11.11.2014

I seem destined to learn the same photographic lessons over and over again. And subsequently forget them.

Taken and enormous number of years ago 
with a Canon TX and an ancient 
Vivitar 135mm f2.8 lens. 

I owned one light at the time.....


I had another re-satori exercise happen to me this week. By that I mean I re-learned something that I already knew but the knowledge of which had been pushed down by my rampant consumerism. I've been very busy lately and that usually means there's a higher than usual cash flow which, sadly, generally means an increase in overall gear lust. 

I was about to embark on yet another wonderful and well paying job and I headed to my favorite consumer electronics "candy shop", Precision Camera, to buy a needed three stop neutral density filter. Of course, while I was there I just had to take a look at the used equipment (which seems to be flying into their door quickly and in bulk). Knowing I was in the middle of a lukewarm flirtation with Nikon gear my sales associate put two interesting, low mileage, cameras on the counter in front of me. One was a Nikon D800 and the other a Nikon D610. Both were in amazing shape and both were priced at almost half their original selling prices. Overwhelming temptation! I had the store put one on hold for me while I sorted out my feelings overnight. 

That's one part of the universe speaking to me through gear. But here's the other half....

I was asked by Craftsy.com and a website called, Pixoto, to judge a portrait photography contest. All I had to do was pick the grand prize winner and to write  short few paragraphs about why I had selected the winner. I looked through about 5,000 images over the course of a day or two. One image kept jumping out at me, over and over again. It was well seen. It wasn't processed to death. The expression of the subject was perfect and riveting. I went through the exercise of narrowing down images into a folder of selects but every time I opened the computer up and started looking again the same image drew me in. It was an easy choice. And writing the "whys" of selection helped me understand (again) what was important in a portrait.

So here we mix the two events....

Once the judging was done I went back to my weightier problem: trying to convince myself that a D610 or D800 full frame camera with a spiffy-ass sensor would hugely improve my portraits or, conversely, talking myself out of spending yet more money on yet another placebo camera.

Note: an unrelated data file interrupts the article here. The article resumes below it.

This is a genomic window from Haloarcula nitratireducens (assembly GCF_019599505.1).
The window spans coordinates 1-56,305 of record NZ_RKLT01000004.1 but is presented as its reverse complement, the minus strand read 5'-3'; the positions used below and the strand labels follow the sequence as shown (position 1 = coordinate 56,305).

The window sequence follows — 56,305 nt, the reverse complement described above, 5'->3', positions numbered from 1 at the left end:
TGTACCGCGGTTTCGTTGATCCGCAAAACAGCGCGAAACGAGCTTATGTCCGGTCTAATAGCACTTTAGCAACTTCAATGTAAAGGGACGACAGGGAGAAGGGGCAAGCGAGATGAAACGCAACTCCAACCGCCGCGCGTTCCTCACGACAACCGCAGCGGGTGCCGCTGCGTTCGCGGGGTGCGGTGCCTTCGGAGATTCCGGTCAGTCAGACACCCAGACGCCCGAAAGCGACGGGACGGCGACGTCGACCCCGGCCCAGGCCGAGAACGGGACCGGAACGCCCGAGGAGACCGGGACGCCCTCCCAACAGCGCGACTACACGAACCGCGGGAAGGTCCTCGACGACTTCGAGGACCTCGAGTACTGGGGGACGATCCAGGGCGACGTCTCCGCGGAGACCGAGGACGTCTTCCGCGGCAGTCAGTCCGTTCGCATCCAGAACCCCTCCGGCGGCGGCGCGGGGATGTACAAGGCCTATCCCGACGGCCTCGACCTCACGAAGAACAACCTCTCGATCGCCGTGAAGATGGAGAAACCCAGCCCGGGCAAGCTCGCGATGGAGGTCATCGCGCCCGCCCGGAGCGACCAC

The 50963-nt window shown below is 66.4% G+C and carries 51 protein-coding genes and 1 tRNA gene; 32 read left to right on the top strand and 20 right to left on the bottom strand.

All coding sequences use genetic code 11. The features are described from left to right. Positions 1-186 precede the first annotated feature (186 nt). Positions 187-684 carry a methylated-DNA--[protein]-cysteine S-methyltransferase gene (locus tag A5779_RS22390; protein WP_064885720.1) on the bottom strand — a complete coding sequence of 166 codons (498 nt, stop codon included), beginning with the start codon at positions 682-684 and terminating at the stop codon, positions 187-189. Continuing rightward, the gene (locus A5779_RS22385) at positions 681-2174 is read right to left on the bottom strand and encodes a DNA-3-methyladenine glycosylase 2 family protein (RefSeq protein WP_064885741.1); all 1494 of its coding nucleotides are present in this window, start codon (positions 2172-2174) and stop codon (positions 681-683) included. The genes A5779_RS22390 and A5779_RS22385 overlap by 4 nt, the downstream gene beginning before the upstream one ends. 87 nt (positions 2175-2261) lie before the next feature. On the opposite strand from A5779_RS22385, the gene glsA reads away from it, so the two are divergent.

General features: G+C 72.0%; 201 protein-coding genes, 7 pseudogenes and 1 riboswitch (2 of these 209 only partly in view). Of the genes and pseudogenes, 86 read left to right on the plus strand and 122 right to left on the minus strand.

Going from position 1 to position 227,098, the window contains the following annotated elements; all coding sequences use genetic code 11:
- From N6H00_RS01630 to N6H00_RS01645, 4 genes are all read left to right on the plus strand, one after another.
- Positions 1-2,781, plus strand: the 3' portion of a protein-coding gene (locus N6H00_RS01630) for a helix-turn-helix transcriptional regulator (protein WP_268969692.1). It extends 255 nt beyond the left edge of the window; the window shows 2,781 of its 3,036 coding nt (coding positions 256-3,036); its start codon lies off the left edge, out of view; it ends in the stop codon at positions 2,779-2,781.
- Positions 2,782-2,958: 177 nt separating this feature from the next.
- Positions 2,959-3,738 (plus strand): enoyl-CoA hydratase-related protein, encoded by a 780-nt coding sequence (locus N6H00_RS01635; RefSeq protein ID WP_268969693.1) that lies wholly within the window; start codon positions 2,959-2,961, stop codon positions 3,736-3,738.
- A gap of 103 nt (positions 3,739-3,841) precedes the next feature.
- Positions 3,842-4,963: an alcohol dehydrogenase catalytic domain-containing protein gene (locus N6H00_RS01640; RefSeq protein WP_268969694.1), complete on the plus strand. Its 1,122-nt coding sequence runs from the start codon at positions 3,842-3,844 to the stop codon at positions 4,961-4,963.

Since the portrait of the contest winner was fresh in my mind I decided to go back to the site and see what marvelous camera and what spectacular (certainly German) lens had be used to channel that image into existence. I did. I went back and looked at the camera info (and I'm a bit ashamed that with my age and experience that I would still do that). Well, the universe seems to enjoy balancing stuff.

The camera used was an EOS 600D. In U.S. parlance that's a Canon Rebel T3i. And the focal length is listed as a 90mm which I assume is the actual focal length on a zoom. Not a prime (although he could have used a 90mm tilt/shift....). So, here I am thinking this is a wonderful image: http://www.pixoto.com/images-photography/babies-and-children/child-portraits/raphael-5592685093060608 and I have to also understand that it was done with mundane tools and a total regards for, or an appreciation of, the subject. Not the camera.

Yes, yes, I abandoned any thought of getting the new camera(s). It's amazing in this situation just how quickly the universe came back around to correct my thinking.

Now....I am packing for another daylong portrait shooting assignment/adventure and I noticed that a certain big name fashion shooter does a really nice job with Broncolor strobes. Maybe I should look at picking up a set of those lights. It might really help my work.   Right. Not.

To bring it all the way around I love the image I posted of Belinda at the top of this blog post. I did it back in the late 1970's with a camera that only had shutter speeds to 1/500th, sync'd at 1/60th and had a creaky, used lens on the front. I owned one particularly nasty Novatron electronic flash and a photographic umbrella that I found in the trash behind an old studio in downtown (don't ask!). But I love everything about that portrait. Could it be that our skills become inversely proportional to our abilities to buy gear? I'm beginning to think so....